The Russian government should toughen its laws governing the activities of the totalitarian cults cropping up across the country, President Vladimir Putin said during a Thursday meeting in the southeastern region of Samara.
Totalitarian religious groups pose a threat to the society and people, he said: “It’s a hunt not only for souls, but also people’s property.”
One of the participants at the meeting called on Putin to step up pressure on these sects. They also suggested creating a database of such groups, which would be made available to regional education ministries and schools.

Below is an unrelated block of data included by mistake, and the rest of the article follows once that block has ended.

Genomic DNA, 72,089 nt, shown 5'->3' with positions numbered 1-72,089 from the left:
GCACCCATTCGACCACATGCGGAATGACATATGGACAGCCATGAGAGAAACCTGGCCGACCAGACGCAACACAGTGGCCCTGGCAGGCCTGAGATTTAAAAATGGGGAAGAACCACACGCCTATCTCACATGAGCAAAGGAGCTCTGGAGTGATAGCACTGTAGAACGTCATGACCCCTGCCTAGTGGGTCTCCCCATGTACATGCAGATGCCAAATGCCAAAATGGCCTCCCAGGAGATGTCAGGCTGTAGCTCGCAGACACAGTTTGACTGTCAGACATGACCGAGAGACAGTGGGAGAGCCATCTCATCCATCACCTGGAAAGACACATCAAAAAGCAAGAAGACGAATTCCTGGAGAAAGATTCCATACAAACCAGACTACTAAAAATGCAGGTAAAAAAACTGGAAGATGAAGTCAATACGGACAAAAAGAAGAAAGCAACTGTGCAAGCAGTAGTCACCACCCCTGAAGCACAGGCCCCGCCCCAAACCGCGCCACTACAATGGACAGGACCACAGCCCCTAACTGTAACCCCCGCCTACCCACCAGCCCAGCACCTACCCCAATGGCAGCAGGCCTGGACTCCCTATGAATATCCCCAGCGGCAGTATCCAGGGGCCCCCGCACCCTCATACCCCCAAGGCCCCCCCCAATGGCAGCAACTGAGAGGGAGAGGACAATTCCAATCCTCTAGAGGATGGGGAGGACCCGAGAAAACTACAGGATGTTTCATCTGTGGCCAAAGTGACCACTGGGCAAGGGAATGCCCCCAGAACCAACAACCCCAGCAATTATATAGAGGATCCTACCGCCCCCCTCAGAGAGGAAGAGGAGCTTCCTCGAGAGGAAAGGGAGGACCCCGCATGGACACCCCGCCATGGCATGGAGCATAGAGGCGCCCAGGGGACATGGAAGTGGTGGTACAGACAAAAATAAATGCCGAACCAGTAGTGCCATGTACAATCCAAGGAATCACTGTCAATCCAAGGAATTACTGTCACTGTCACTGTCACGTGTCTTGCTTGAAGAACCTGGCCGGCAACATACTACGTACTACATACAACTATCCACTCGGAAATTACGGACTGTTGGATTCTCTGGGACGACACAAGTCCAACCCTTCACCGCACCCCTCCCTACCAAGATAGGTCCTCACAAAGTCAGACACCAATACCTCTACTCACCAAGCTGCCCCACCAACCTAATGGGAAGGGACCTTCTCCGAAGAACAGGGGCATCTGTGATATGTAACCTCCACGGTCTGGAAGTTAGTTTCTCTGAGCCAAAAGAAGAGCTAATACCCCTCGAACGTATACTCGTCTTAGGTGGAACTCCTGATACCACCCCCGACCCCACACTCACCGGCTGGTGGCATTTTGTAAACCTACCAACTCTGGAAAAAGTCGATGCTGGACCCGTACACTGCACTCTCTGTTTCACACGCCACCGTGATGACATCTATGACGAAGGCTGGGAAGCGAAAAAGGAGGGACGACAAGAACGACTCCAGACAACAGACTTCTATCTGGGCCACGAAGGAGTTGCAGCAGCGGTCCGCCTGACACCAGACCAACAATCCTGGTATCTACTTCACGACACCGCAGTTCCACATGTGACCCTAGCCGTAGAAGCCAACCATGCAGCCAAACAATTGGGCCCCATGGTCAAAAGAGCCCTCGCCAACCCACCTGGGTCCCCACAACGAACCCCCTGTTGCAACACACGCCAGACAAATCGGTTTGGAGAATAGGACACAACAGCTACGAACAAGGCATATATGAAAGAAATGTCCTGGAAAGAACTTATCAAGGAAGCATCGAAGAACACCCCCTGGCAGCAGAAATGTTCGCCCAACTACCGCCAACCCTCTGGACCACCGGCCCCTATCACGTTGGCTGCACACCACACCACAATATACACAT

Earlier this year, a reclusive Muslim sect was discovered in Russia’s Tatarstan. Over 70 people, including 27 children, spent a decade in an eight-level catacomb without access to education, healthcare and daylight.
In 2007, a similar story was uncovered in Russia’s Penza region, shocking the entire country: Nearly 30 cultists dug a shelter, stocked it with food and spent several months waiting for the apocalypse, which they expected to happen in May 2008.
Putin noted that he often hears similar complaints about cults during his visits to Russia’s various regions.
“All sort of huts where various unclear rituals are performed are mushrooming. Or people are being forced under the ground. It’s a problem, I agree with you,” he said, adding that he vowed to tackle the issue.